Poghosyan fears that “given the degree of anti-Armenian propaganda in Azerbaijan since 1991” Western backed negotiations between Armenia and Azerbaijan, likely placing Nagorno-Karabakh under Azerbaijan’s direct control, will inevitably result in the exodus of Armenians from Karabakh, even with Baku’s hypothetical security guarantees. At the same time, he warns that such a plan from Washington and Brussels may “turn Armenia into an anti-Russian and anti-Iranian springboard in the South Caucasus,” a scenario which would likely cause more problems than solutions for Yerevan.
In light of Moscow’s lackluster response, as seen through the eyes of many ordinary Armenians, it appears that Yerevan is trying to craft and deploy a multi-vector foreign policy strategy. However, unskilled statesmanship within the Armenian government as well as an entrenched security, political and economic relationship with Moscow, further complicates such efforts.
“What happens between Armenia and Azerbaijan is just a sideshow to the global hegemonic wars of our times,” says George Derlugian, professor of Social Research at NYU’s Abu Dhabi campus. “Brace yourselves for the outcome of the battlefields in Ukraine, the regime’s fate in Moscow as well as in Turkey and in Iran. This will be like the game of backgammon with multiple iron dice,” he continues, adapting German Chancellor Theobald von Bethmann-Hollweg’s phrase before going to war in 1914.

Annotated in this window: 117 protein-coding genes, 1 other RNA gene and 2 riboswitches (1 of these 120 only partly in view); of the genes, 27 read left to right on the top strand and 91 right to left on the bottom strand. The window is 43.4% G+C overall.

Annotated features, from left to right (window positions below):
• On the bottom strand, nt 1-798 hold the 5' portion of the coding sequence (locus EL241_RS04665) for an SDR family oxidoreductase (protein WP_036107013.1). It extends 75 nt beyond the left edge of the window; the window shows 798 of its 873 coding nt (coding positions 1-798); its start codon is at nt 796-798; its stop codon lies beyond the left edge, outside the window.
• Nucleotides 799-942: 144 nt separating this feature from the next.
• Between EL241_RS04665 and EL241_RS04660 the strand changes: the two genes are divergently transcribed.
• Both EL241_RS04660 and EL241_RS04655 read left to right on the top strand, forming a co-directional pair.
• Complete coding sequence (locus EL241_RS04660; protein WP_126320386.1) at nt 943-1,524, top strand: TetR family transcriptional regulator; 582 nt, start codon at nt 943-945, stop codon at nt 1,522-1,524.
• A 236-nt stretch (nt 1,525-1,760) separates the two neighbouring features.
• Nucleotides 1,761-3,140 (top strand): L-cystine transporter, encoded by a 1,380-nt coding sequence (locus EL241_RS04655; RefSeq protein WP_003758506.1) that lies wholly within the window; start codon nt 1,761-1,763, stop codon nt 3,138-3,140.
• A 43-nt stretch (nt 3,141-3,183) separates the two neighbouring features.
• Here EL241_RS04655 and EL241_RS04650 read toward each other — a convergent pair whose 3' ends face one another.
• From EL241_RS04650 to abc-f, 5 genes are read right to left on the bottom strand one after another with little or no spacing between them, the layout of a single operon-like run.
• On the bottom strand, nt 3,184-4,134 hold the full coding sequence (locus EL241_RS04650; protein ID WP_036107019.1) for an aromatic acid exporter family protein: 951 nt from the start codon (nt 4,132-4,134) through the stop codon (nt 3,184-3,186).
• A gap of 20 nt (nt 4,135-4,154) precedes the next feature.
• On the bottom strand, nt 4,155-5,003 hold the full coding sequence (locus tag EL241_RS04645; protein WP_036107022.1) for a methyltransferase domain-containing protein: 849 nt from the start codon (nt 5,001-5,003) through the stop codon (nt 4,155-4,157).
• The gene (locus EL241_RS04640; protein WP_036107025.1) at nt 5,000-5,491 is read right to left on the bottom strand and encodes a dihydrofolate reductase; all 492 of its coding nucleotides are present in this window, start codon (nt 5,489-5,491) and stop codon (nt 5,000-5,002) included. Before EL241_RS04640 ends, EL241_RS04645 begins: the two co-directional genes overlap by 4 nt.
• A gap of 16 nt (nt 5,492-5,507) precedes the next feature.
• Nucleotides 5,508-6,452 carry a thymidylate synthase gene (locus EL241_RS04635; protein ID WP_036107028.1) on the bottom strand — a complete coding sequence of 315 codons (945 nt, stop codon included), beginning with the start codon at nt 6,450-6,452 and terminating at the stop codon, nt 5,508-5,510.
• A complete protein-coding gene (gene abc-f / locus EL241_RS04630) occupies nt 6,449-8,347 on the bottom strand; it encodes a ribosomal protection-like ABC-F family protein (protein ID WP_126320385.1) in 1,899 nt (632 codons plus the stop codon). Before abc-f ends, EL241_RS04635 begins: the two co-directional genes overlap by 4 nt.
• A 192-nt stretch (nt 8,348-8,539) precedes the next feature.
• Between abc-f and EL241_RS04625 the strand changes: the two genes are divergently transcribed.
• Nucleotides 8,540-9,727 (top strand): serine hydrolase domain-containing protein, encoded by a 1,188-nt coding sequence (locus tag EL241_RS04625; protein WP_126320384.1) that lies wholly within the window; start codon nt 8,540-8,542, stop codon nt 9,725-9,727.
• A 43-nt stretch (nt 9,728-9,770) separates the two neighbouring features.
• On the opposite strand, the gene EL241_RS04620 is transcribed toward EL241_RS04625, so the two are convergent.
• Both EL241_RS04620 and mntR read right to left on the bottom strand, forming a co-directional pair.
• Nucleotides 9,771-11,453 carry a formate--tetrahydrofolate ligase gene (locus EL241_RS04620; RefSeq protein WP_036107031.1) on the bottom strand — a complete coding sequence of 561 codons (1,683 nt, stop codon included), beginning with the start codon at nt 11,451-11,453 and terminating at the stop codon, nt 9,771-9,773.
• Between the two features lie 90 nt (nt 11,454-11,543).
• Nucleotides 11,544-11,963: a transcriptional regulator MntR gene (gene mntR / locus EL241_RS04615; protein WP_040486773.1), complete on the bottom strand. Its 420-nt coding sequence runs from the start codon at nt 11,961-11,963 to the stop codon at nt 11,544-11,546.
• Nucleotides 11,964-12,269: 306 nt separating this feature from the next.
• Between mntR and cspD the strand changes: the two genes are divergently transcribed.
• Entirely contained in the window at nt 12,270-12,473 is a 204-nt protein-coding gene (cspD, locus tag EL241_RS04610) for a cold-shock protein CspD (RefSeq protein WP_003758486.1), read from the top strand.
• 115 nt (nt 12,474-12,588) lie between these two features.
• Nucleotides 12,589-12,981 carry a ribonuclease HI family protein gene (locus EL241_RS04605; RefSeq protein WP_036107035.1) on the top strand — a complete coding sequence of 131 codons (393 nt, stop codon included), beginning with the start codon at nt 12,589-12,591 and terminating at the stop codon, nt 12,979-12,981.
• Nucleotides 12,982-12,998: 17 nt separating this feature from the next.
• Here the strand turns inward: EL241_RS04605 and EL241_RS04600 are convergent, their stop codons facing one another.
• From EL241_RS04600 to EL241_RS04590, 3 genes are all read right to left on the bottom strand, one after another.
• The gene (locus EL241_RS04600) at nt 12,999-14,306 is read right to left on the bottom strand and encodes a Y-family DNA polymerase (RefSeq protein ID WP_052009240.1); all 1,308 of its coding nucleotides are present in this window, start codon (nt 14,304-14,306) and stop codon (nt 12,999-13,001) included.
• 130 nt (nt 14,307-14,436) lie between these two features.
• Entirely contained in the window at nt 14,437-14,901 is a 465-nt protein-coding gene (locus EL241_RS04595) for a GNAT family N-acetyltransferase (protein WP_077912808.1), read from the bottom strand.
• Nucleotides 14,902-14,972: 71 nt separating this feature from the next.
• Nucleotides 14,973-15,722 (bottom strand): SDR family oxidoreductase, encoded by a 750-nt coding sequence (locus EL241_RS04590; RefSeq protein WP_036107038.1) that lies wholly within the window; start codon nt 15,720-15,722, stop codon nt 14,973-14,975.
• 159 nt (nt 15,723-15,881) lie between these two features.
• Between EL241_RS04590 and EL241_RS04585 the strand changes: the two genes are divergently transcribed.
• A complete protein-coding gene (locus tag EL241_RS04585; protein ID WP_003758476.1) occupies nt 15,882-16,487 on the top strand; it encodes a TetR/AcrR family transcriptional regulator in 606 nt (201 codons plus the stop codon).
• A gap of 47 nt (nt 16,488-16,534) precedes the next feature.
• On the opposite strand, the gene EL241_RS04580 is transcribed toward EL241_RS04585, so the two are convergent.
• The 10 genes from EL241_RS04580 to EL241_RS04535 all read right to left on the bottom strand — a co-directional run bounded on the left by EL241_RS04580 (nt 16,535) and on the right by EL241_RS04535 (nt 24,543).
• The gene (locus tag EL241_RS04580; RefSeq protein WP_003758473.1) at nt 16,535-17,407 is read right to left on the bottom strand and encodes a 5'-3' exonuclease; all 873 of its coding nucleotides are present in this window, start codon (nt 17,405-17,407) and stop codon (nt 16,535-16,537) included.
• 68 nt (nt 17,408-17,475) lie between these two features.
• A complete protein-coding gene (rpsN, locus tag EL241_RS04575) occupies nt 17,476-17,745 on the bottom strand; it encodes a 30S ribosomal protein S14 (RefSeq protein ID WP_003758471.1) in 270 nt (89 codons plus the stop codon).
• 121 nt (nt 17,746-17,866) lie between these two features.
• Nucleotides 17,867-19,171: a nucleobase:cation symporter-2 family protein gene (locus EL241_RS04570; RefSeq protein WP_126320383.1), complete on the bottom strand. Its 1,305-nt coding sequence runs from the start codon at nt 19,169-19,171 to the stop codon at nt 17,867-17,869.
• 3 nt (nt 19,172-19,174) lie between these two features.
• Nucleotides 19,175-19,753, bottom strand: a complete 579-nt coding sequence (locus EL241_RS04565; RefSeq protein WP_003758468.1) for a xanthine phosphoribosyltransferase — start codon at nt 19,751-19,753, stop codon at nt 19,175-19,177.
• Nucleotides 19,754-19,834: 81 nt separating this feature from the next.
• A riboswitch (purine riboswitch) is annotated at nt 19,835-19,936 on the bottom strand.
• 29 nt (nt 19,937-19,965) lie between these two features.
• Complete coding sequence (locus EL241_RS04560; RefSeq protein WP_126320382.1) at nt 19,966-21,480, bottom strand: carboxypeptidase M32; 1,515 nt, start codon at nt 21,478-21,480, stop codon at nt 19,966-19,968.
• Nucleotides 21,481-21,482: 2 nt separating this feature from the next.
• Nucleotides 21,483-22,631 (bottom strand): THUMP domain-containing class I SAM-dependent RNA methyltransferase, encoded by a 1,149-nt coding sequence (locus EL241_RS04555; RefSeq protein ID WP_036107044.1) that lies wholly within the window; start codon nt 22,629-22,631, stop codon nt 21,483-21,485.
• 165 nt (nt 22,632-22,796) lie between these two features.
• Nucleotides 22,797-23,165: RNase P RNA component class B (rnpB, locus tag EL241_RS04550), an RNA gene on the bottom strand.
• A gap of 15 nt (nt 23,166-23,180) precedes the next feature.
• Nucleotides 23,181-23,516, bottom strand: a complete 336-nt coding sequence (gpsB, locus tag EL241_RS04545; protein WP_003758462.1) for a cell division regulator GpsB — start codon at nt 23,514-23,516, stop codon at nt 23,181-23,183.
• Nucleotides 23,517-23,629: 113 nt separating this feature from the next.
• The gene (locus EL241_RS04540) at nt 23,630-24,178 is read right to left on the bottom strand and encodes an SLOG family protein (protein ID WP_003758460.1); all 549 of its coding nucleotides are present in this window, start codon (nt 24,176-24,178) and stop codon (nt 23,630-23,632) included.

Guessing the prospects of a negotiated settlement between Baku and Yerevan at present is “pointless” given that it will be neither a “peace deal” nor an “agreement”, in Derlugian’s opinion. Such a situation conjures memories of the Versailles settlement following the First World War –– also an atypical period in the global balance of power –– where France and the United Kingdom sought to punish Germany. “However, within years, Germany, and Soviet Russia, had bounced back. Agreements of the Versaille type are never lasting,” concludes Derlugian.
The Armenian nation clearly faces a challenging year ahead. However, as these experts have noted, with tactful diplomacy and clear objectives in both foreign and domestic policy, Yerevan can maintain the status quo until a truly sustainable and viable settlement is achieved. To be sure, the ongoing global conflicts and economic challenges will impact Armenia’s development moving forward. However, a full dimensional understanding of such realities and acting in accordance with them is critical and will contribute to more considered and prudent policies from Yerevan amidst its own time of troubles.